After months of hard work, my new pattern Watson is finally coming next week! Today I wanted to give you guys a little sneak peak.

My idea for the bra pattern began well over a year ago. I’d been inspired by longline soft bras and experimented with a few versions for myself. And I’ve got to say, it’s become my favorite bra to wear and make!

Watson Sneak Peak | Cloth Habit

Watson Sneak Peak | Cloth Habit

Some of my regular visitors have probably noticed that I’ve been “nesting” in preparation for this pattern. I gave Cloth Habit a facelift and reorganized it to make tutorials and sew-alongs easier to find. (Look under the Tutorials & Tips tab.)

In case you’re curious about this dress form, she’s one of my new tools! About a year ago Alvanon was developing a form specifically for swim and lingerie and I bought one of their development prototype forms at a discount.

Watson Sneak Peak | Cloth Habit

And it’s an incredible form. It’s squishy in all the right ways and shaped to mimic actual body posture–it even has clavicles! More importantly, the measurements are aligned with my base sizes so I get to try out styles on her. This is not the only way I will fit new patterns, but it’s a great tool.

That’s it for today… I’ll be announcing the release next week!

……

p.s. If you’d like to be the first to know when this and future patterns are released, sign up for my newsletter, the Lingerie Maker. (I like to share sewing tips, too!)

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Quick Fabric Prep with a Steamer http://clothhabit.com/quick-fabric-prep-steamer/ http://clothhabit.com/quick-fabric-prep-steamer/#comments Wed, 05 Nov 2014 14:00:24 +0000 http://clothhabit.com/?p=10525 Although I’m a big presser in the process of sewing, I rarely press my actual clothes. (Confession: I wear rumpled buttondown shirts quite a bit.) My husband, on the other hand, loves pressing and especially loves spending time getting all his shirts and jackets ready the night before a big trip. He travels a lot, […]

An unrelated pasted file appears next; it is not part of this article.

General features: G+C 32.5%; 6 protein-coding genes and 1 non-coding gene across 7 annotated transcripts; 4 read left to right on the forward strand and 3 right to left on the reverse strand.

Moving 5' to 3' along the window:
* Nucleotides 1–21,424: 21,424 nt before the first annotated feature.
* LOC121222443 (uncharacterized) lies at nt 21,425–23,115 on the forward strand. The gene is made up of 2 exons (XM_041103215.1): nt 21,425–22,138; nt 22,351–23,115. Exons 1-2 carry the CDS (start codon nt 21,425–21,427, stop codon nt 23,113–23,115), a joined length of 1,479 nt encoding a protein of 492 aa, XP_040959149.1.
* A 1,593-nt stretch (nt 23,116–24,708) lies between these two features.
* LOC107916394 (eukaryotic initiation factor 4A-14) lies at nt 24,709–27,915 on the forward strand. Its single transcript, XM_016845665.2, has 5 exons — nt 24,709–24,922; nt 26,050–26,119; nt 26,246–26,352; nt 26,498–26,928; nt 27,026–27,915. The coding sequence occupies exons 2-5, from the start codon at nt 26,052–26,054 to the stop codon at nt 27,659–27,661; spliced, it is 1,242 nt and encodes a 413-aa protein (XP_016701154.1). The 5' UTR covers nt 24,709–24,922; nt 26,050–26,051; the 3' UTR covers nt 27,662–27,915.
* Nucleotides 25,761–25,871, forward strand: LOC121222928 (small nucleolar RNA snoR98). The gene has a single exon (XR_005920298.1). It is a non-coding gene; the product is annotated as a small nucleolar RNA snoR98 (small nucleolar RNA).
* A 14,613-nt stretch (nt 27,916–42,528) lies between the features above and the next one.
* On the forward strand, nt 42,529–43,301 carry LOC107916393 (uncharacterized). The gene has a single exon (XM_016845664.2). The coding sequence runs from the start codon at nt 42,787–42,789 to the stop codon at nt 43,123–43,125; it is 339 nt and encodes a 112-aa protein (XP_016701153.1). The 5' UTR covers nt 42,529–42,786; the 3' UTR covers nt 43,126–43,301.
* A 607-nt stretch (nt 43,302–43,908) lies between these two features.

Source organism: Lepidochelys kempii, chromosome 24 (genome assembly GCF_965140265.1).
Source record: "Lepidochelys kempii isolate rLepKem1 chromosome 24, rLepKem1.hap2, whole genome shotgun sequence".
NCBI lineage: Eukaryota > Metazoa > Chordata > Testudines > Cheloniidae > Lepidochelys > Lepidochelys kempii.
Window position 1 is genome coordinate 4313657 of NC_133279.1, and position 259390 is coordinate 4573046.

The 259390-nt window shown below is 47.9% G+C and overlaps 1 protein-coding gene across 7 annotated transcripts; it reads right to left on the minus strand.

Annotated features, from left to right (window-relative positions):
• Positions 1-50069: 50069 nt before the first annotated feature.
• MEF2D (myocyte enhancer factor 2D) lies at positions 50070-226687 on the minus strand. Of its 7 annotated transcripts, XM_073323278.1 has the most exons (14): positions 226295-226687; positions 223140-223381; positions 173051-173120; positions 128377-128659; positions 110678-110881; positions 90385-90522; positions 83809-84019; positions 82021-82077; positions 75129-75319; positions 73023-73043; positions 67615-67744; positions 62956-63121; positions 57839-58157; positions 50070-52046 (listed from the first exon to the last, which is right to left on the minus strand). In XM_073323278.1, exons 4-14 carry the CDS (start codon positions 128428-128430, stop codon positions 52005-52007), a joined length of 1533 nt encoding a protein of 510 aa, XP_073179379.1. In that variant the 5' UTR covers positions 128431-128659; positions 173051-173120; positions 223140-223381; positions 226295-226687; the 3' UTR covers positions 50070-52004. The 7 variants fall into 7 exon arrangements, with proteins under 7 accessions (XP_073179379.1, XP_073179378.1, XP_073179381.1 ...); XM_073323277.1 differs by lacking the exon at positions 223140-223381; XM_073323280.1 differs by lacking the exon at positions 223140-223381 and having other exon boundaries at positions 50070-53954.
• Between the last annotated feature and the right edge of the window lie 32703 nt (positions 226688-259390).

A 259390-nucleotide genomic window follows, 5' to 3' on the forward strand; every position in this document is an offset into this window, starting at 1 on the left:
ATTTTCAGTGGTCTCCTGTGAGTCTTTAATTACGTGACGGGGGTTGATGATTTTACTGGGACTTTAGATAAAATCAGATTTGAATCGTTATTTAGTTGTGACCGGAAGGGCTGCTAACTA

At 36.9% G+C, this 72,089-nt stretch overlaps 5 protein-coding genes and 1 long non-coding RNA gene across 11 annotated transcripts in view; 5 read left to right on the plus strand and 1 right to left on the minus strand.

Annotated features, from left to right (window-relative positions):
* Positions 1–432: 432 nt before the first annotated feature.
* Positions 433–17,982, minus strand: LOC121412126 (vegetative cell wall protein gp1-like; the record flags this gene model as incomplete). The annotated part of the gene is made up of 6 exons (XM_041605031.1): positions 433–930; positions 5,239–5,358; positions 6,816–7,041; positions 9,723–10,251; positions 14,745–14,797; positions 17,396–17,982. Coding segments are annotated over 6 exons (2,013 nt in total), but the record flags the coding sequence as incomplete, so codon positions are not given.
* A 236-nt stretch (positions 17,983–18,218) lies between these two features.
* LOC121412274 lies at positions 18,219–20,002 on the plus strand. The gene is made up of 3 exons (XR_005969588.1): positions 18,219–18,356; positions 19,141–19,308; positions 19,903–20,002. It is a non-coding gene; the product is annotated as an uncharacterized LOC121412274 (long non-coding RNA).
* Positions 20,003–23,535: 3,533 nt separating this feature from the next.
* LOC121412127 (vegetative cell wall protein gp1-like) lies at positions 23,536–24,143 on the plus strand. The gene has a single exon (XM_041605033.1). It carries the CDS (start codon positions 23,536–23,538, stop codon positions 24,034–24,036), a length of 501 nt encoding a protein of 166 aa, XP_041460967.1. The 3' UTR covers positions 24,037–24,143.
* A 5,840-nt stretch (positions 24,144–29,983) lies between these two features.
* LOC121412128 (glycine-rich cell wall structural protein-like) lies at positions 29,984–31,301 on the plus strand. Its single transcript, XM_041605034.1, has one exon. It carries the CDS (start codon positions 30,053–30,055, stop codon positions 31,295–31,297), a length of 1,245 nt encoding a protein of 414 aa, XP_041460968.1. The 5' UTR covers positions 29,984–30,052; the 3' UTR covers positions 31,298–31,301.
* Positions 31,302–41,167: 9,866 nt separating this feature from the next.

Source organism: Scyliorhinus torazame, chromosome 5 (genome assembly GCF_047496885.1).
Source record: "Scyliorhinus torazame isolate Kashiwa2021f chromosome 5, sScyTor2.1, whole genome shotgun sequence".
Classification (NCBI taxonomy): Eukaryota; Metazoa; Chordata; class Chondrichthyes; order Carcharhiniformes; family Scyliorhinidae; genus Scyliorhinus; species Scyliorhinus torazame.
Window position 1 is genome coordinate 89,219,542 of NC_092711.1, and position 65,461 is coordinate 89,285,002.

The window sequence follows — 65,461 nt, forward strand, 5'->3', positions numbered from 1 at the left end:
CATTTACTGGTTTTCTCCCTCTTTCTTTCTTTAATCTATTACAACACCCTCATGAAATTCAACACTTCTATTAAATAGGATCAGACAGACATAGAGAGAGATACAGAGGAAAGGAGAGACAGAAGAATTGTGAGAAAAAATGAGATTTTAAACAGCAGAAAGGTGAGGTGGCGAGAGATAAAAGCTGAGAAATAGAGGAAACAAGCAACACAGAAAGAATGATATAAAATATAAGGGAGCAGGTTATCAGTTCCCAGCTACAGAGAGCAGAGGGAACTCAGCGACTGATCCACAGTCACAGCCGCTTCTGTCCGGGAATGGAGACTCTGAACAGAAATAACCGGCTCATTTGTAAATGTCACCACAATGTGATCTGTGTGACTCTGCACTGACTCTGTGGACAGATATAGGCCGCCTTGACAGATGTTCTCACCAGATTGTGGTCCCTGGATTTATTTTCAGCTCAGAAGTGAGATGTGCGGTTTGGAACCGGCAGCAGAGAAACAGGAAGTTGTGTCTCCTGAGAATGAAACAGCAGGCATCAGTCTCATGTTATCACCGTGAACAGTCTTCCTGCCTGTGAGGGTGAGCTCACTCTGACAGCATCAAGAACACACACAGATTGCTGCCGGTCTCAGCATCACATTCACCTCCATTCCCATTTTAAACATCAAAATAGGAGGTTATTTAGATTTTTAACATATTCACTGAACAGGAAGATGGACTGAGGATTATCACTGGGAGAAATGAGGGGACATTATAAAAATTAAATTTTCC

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Although I’m a big presser in the process of sewing, I rarely press my actual clothes. (Confession: I wear rumpled buttondown shirts quite a bit.) My husband, on the other hand, loves pressing and especially loves spending time getting all his shirts and jackets ready the night before a big trip. He travels a lot, so a few years ago I bought him an inexpensive travel steamer.

mini steamer | Cloth Habit

(I don’t remember where I bought it but it’s this one.)

And this gadget turned out to be a huge time saver for sewing, too. When faced with long yardages of silk, the thought of pressing it all over an iron board caused me to procrastinate on projects to no end.

Now I just steam it! Welcome to my teensy weensy bathroom.
steaming wrinkles | Cloth Habit

These won’t be the best photos but you get the picture. It’s super overcast today and I don’t have a lot of bathroom light!

I’m working on the Archer shirt pattern and want to make it from this lovely pumpkin rayon challis I’ve had in the stash for a couple of years. Rayon challis wrinkles as soon as you look at it, right? I knew it would have a party slithering all over my ironing board while trying to press two yards of it.

So this is how I deal with long yardages of slithery fabric: I drape them over the shower rod, turn on the little steamer and run it all over the fabric.

Before:

steaming wrinkles | Cloth Habit

And 30 seconds later:

steaming wrinkles | Cloth Habit

A little steamer like this is not going to “press”, but it does relax all the wrinkles and folds, making it flat enough for cutting. If your iron puts out enough steam, you could probably hook it up and do the same thing. I like this one because it has a head that points the steam jets directly at the fabric.

Once I’m done, I let the fabric hang till it is fairly dry. With a thin rayon challis like this that’s about 5 to 10 minutes. (I live in a dry climate so your mileage may vary.)

Have your tried using steamers in your sewing? They’re great little tools to add to the arsenal!